Referenced Citations

[1] “The influence of synthetic DSIP (delta-sleep-inducing-peptide) on disturbed human sleep | SpringerLink.” [Online]. Available: https://link.springer.com/article/10.1007%2FBF01971753. [Accessed: 25-Jun-2019].

[2] “Effects of delta-sleep-inducing peptide on 24-hour sleep-wake behavior in severe chronic insomnia. – PubMed – NCBI.” [Online]. Available: https://www.ncbi.nlm.nih.gov/pubmed/3622582. [Accessed: 25-Jun-2019].

[3] “Effects of delta sleep-inducing peptide on sleep of chronic insomniac patients. A double-blind study. – PubMed – NCBI.” [Online]. Available: https://www.ncbi.nlm.nih.gov/pubmed/1299794. [Accessed: 25-Jun-2019].

[4] “Acute and delayed effects of DSIP (delta sleep-inducing peptide) on human sleep behavior. – PubMed – NCBI.” [Online]. Available: https://www.ncbi.nlm.nih.gov/pubmed/6895513. [Accessed: 25-Jun-2019].

[5] “Therapeutic effects of delta-sleep-inducing peptide (DSIP) in patients with chronic, pronounced pain episodes. A clinical pilot study. – PubMed – NCBI.” [Online]. Available: https://www.ncbi.nlm.nih.gov/pubmed/6548970. [Accessed: 25-Jun-2019].

[6] “Potent antinociceptive effect of centrally administered delta-sleep-inducing peptide (DSIP). – PubMed – NCBI.” [Online]. Available: https://www.ncbi.nlm.nih.gov/pubmed/2853064. [Accessed: 25-Jun-2019].

[7] “Delta sleep inducing peptide (DSIP): effect on respiration activity in rat brain mitochondria and stress protective potency under experimental hypo… – PubMed – NCBI.” [Online]. Available: https://www.ncbi.nlm.nih.gov/pubmed/12668217. [Accessed: 25-Jun-2019].

[8] “Effects of delta-sleep inducing peptide (DSIP) and some analogues on the activity of monoamine oxidase type A in rat brain under hypoxia stress. – PubMed – NCBI.” [Online]. Available: https://www.ncbi.nlm.nih.gov/pubmed/7628639. [Accessed: 25-Jun-2019].

[9] “Decreased concentrations of delta-sleep inducing peptide in plasma and cerebrospinal fluid from depressed patients: Nordisk Psykiatrisk Tidsskrift: Vol 39, No sup11.” [Online]. Available: https://www.tandfonline.com/doi/abs/10.3109/08039488509101959. [Accessed: 25-Jun-2019].

[10] “Delta sleep-inducing peptide (DSIP): An overview of central actions and possible relationship to psychiatric illnesses: Nordisk Psykiatrisk Tidsskrift: Vol 42, No 2.” [Online]. Available: https://www.tandfonline.com/doi/abs/10.3109/08039488809103215. [Accessed: 25- Jun-2019].

[11] “High delta sleep-inducing peptide-like immunoreactivity in plasma in suicidal patients with major depressive disorder. – PubMed – NCBI.” [Online]. Available: https://www.ncbi.nlm.nih.gov/pubmed/9606527. [Accessed: 25-Jun-2019].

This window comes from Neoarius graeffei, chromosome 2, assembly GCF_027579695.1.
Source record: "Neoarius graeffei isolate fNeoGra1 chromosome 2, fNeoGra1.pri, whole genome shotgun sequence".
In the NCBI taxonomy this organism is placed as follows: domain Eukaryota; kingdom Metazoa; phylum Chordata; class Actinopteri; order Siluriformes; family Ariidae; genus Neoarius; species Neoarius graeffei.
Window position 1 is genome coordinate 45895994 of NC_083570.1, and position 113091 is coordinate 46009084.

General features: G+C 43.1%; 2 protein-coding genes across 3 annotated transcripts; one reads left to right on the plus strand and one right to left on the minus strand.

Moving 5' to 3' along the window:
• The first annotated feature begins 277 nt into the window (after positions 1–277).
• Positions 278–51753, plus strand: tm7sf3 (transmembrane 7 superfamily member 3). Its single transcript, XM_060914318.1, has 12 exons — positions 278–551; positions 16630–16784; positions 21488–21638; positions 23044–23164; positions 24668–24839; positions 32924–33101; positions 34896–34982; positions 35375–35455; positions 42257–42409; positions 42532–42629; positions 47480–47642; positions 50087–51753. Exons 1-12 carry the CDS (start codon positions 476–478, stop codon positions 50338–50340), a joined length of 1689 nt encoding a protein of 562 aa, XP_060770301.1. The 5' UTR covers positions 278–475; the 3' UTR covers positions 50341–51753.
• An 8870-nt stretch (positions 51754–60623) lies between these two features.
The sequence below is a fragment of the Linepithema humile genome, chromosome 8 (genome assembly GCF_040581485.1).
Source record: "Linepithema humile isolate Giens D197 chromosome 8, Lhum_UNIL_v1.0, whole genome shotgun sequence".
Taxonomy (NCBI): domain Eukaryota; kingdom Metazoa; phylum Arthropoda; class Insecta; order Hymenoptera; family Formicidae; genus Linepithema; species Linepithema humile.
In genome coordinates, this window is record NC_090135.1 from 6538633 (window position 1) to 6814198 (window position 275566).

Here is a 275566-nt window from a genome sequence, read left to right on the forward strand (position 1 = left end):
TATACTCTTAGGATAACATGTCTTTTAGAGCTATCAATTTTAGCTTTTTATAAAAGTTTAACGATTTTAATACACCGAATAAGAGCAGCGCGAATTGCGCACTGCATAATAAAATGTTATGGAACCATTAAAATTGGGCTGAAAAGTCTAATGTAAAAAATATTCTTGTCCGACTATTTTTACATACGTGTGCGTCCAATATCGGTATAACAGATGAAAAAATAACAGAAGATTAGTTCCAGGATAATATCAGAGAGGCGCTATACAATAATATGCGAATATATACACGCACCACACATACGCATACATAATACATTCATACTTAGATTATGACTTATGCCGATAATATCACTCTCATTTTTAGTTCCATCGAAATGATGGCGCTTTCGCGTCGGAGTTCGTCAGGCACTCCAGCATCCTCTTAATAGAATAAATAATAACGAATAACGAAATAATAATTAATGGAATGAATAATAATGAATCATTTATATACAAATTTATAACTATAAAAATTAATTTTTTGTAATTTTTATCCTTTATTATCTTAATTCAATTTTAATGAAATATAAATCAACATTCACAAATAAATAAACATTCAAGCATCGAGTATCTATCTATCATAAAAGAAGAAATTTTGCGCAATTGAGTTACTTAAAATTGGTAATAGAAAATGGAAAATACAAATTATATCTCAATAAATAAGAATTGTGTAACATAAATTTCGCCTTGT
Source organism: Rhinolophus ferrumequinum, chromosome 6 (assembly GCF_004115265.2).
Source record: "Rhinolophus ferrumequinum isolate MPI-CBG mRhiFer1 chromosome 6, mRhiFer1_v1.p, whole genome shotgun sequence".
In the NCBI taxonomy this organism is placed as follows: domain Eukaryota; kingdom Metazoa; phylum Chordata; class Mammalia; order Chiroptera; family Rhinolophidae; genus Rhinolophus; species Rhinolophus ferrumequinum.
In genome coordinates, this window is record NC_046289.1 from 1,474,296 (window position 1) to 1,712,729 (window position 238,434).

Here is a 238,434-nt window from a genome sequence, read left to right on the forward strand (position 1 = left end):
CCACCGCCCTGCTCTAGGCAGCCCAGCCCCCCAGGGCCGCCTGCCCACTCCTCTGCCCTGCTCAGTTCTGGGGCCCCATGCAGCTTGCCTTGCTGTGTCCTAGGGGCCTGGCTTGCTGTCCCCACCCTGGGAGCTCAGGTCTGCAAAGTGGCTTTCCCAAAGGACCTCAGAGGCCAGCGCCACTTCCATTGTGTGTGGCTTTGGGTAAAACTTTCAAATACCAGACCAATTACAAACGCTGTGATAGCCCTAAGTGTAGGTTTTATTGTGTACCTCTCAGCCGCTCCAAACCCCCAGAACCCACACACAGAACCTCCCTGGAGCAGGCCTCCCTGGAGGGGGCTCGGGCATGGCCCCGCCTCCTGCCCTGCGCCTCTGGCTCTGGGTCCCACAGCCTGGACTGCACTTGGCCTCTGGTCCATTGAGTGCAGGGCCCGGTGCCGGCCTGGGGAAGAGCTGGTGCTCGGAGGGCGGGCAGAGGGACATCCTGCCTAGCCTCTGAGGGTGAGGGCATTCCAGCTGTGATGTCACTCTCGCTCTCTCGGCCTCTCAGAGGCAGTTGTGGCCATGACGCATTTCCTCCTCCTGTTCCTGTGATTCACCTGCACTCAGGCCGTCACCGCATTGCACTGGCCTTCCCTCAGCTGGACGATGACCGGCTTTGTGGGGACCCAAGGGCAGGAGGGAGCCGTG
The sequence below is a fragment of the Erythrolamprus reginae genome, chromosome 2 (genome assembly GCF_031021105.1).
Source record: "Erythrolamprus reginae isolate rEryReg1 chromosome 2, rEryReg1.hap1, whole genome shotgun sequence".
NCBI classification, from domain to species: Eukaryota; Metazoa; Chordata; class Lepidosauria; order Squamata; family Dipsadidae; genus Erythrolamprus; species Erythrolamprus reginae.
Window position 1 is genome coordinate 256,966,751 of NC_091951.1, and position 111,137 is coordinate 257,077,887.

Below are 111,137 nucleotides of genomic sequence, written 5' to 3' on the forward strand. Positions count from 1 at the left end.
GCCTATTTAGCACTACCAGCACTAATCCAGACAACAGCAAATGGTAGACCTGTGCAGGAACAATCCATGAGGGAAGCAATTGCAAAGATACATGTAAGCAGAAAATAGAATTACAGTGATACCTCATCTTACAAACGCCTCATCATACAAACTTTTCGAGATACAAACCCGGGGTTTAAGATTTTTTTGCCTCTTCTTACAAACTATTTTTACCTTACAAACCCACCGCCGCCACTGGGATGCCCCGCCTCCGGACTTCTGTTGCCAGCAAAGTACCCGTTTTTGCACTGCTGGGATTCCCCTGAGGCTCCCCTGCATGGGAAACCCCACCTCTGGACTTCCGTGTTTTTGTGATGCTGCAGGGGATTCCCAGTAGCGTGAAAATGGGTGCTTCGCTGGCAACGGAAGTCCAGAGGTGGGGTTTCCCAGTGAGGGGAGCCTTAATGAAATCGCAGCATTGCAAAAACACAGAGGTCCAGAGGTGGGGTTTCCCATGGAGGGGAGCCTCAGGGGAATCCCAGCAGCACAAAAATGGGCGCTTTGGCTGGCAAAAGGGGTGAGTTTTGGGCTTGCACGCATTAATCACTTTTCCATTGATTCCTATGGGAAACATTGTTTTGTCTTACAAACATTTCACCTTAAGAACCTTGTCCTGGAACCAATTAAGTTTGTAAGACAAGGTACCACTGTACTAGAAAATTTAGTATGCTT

[12] “Opioid detoxification with delta sleep-inducing peptide: results of an open clinical trial. – PubMed – NCBI.” [Online]. Available: https://www.ncbi.nlm.nih.gov/pubmed/9617990. [Accessed: 25-Jun-2019].

[13] “DSIP in the treatment of withdrawal syndromes from alcohol and opiates. – PubMed – NCBI.” [Online]. Available: https://www.ncbi.nlm.nih.gov/pubmed/6548969. [Accessed: 25-Jun-2019].

[14] “Effect of delta-sleep inducing peptide-containing preparation Deltaran on biomarkers of aging, life span and spontaneous tumor incidence in female … – PubMed – NCBI.” [Online]. Available: https://www.ncbi.nlm.nih.gov/pubmed/12782416. [Accessed: 25-Jun-2019].

[15] A. B. Sinyukhin, G. P. Timoshinov, V. A. Kornilov, and P. D. Shabanov, “P.7.a.006 Delta sleep-inducing peptide analogue corrects the CNS functional state of children treated with antiblastomic therapy,” Eur. Neuropsychopharmacol., vol. 19, pp. S681– S682, Sep. 2009.

[16] E. V. Koplik et al., “Delta sleep-inducing peptide and Deltaran: potential approaches to antistress protection,” Neurosci. Behav. Physiol., vol. 38, no. 9, pp. 953–957, Nov. 2008.

[17] “[DSIP: the sleep peptide or an unknown hypothalamic hormone?]. – PubMed – NCBI.” [Online]. Available: https://www.ncbi.nlm.nih.gov/pubmed/7817664.

[18] “DSIP–a tool for investigating the sleep onset mechanism: a review. – PubMed – NCBI.” [Online]. Available: https://www.ncbi.nlm.nih.gov/pubmed/3286557.

[19] Shlomo Yehuda & Ralph L. Carasso (1987) The Effects of Dsip on Pain Threshold During Light and Dark Periods in Rats are not Naloxone-Sensitive, International Journal of Neuroscience, 37:1-2, 85-88, DOI: 10.3109/00207458708991805

[20] Graf, Markus & Christen, Heinz & Schoenenberger, Guido. (1982). DSIP/DSIP-P and circadian motor activity of rats under continuous light. Peptides. 3. 623-6. 10.1016/0196-9781(82)90161-9.

[21] Shlomo Yehuda & Ralph L. Carasso (1988) Dsip-a Tool for Investigating the Sleep Onset Mechanism: A Review, International Journal of Neuroscience, 38:3-4, 345- 353, DOI: 10.3109/00207458808990695

[22] Yehuda, S., Kastin, A.J. and Coy, D.H. (1980). Thermoregulatory and locomotor effects of DSIP: Paradoxical interaction with d-amphetamine. Pharmacology Biochemistry and Behavior, [online] 13(6), pp.895–900. PubChem CID: 68816


2 reviews for DSIP (5 MG)

  1. John

    The peptides all were tested, and the results showed them to be far superior to other companies I have tested before.

  2. Kenneth

    This is a very legit and very professional company. Their products are of the highest quality and purity and the customer service is outstanding. I have worked with a few other companies previously, but they are not even close to the quality of Peptide Sciences. You get what you pay for. I will continue to use them for all my peptide needs. Thank you for your excellent products and service.